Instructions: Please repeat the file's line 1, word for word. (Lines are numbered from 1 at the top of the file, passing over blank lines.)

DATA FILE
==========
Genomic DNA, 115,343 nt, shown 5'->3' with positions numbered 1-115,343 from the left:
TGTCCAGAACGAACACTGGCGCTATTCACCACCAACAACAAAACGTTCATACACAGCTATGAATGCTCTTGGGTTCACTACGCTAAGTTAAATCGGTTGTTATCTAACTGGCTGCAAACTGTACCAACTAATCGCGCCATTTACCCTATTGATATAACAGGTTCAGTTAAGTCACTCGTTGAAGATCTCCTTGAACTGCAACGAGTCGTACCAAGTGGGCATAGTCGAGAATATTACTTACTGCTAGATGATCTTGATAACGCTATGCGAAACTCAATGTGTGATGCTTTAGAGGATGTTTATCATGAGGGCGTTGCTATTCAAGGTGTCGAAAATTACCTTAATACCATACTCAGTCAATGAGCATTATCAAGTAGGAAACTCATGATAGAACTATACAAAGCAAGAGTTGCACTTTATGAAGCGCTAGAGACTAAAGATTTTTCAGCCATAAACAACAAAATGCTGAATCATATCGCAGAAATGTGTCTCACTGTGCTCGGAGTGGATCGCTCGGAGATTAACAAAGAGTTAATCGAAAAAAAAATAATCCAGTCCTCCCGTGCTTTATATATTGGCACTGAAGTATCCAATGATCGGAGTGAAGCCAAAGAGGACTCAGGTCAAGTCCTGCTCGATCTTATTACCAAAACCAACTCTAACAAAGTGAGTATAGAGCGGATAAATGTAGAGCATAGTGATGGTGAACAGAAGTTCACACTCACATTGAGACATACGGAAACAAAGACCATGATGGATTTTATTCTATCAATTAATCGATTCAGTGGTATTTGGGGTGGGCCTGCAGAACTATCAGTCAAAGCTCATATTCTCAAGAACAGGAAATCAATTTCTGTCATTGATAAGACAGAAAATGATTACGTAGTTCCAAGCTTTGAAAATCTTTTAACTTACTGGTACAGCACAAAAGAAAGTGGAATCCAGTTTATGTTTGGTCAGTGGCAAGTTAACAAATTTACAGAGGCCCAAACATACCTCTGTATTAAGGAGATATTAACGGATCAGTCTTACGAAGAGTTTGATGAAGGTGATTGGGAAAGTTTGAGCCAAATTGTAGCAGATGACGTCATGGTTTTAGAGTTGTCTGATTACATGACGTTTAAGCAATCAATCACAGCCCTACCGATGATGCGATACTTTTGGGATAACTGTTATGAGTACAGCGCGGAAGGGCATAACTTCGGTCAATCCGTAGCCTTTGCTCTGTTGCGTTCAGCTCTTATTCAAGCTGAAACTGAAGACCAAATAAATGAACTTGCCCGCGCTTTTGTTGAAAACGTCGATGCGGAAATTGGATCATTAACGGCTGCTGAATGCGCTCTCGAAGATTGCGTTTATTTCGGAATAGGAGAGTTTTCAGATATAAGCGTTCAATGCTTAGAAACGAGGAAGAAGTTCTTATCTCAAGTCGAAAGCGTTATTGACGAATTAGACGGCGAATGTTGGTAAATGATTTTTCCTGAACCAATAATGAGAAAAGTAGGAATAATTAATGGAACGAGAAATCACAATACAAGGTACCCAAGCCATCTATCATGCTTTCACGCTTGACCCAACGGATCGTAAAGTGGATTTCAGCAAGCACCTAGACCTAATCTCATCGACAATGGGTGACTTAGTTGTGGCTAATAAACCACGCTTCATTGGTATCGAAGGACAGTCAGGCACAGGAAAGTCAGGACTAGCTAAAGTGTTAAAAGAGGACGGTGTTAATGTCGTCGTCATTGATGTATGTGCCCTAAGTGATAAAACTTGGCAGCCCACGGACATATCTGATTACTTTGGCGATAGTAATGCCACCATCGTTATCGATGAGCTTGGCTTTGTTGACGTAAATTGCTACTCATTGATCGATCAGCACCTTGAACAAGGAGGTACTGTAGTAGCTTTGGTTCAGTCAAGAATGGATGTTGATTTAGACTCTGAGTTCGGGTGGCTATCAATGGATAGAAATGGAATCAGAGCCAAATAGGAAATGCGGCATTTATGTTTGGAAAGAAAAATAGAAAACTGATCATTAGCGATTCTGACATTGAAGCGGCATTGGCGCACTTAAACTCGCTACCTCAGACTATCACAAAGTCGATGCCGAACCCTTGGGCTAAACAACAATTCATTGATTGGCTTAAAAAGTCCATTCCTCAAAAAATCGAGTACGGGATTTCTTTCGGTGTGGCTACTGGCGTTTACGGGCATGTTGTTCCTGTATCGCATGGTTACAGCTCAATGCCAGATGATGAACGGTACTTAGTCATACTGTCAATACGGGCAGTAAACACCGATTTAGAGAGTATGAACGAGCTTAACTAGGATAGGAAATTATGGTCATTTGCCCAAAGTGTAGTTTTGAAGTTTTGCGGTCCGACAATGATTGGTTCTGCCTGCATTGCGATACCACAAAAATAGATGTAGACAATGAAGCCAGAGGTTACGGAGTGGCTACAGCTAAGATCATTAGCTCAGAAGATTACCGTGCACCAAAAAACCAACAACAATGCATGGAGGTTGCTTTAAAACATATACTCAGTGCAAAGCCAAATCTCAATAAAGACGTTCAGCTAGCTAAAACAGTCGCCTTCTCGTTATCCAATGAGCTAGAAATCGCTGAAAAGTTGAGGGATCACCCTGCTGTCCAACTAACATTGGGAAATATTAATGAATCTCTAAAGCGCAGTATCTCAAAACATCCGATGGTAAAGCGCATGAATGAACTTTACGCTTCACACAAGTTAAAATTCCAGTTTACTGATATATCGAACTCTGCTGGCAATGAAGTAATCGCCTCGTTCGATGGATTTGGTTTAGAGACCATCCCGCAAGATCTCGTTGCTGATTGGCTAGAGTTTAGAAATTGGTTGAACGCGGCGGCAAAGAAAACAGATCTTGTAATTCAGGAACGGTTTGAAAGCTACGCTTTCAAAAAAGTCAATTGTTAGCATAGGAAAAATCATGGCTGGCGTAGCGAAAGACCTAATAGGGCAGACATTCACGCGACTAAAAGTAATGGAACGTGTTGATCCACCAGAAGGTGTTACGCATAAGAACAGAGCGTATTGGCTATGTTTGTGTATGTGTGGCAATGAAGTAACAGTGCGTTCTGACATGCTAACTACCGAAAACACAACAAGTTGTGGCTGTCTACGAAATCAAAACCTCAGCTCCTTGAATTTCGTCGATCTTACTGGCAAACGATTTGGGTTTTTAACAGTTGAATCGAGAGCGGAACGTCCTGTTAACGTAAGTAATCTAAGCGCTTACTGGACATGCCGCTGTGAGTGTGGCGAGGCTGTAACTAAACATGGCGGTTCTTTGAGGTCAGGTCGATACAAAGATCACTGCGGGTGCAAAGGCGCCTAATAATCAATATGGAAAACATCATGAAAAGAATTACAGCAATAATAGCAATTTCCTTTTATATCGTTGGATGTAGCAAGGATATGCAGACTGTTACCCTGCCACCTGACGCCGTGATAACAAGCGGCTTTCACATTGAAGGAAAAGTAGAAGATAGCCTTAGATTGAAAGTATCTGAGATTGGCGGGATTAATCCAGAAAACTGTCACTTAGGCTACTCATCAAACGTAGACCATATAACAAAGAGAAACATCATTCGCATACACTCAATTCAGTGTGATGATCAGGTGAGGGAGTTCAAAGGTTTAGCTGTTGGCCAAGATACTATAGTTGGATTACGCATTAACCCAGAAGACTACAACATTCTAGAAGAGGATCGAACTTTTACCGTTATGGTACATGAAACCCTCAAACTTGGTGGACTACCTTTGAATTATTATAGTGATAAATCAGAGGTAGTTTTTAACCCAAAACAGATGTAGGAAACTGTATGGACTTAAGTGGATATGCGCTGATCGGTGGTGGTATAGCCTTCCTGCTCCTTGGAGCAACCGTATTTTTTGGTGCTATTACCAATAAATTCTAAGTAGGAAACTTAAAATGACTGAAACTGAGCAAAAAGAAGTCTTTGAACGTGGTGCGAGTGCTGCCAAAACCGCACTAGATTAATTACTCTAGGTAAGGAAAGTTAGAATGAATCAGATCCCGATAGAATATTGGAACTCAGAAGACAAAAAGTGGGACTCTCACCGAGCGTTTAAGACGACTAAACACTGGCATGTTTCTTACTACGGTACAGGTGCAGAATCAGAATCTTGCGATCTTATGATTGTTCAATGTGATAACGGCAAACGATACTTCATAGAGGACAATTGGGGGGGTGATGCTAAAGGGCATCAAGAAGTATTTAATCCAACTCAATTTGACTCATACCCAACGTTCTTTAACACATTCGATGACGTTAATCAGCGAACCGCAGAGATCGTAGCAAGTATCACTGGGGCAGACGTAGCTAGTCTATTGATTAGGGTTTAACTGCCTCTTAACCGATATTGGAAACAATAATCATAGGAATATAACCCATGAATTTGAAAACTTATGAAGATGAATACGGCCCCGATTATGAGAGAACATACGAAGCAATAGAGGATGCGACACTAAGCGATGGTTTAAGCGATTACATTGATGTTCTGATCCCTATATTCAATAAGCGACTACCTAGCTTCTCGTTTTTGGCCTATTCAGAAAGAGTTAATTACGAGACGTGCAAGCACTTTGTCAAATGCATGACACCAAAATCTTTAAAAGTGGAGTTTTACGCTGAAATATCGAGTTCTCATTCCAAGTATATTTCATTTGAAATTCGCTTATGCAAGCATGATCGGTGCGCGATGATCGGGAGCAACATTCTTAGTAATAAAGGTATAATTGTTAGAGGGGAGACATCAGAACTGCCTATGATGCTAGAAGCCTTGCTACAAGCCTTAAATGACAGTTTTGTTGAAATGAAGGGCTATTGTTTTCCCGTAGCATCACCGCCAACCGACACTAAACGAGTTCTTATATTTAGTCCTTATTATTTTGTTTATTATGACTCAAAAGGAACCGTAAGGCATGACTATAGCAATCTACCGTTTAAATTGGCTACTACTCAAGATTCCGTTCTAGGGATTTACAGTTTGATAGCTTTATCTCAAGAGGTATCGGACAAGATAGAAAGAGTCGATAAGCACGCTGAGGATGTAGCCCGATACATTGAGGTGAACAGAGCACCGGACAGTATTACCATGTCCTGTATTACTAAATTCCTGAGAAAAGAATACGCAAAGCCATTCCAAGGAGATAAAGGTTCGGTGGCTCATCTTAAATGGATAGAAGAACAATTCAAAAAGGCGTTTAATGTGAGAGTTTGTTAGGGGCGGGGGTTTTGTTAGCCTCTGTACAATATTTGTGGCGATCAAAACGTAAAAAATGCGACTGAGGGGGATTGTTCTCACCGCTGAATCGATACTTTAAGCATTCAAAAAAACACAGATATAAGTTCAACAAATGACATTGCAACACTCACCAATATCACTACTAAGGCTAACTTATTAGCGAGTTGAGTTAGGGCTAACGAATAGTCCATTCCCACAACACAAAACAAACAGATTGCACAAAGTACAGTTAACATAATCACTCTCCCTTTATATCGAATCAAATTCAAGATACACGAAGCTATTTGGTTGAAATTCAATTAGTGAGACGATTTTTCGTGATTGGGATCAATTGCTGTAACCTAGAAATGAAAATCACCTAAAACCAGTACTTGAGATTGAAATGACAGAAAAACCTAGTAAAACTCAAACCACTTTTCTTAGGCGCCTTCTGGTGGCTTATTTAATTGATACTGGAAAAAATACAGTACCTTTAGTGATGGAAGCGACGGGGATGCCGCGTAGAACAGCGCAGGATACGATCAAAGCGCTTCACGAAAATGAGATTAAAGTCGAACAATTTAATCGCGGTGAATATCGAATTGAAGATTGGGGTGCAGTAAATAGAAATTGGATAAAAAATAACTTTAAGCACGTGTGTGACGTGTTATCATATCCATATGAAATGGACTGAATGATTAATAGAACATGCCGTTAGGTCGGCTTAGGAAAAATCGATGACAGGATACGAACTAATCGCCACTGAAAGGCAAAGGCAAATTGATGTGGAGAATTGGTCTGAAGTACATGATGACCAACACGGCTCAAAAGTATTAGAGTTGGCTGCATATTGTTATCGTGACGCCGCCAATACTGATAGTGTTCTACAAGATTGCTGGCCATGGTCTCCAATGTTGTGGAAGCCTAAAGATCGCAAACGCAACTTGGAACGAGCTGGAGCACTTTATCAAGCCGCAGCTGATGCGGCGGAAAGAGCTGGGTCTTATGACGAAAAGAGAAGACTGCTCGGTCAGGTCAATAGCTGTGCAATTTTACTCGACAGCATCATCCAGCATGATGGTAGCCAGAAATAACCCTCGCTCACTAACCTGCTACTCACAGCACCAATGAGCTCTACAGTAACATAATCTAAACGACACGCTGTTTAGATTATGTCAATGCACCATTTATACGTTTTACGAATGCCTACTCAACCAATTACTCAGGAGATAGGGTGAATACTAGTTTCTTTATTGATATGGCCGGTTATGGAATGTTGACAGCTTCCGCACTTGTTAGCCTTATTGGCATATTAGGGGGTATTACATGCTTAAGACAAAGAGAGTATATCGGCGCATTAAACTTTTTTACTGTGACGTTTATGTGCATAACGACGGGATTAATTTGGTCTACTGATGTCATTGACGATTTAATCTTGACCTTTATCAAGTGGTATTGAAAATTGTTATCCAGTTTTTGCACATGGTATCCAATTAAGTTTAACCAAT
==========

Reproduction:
Genomic DNA, 115,343 nt, shown 5'->3' with positions numbered 1-115,343 from the left: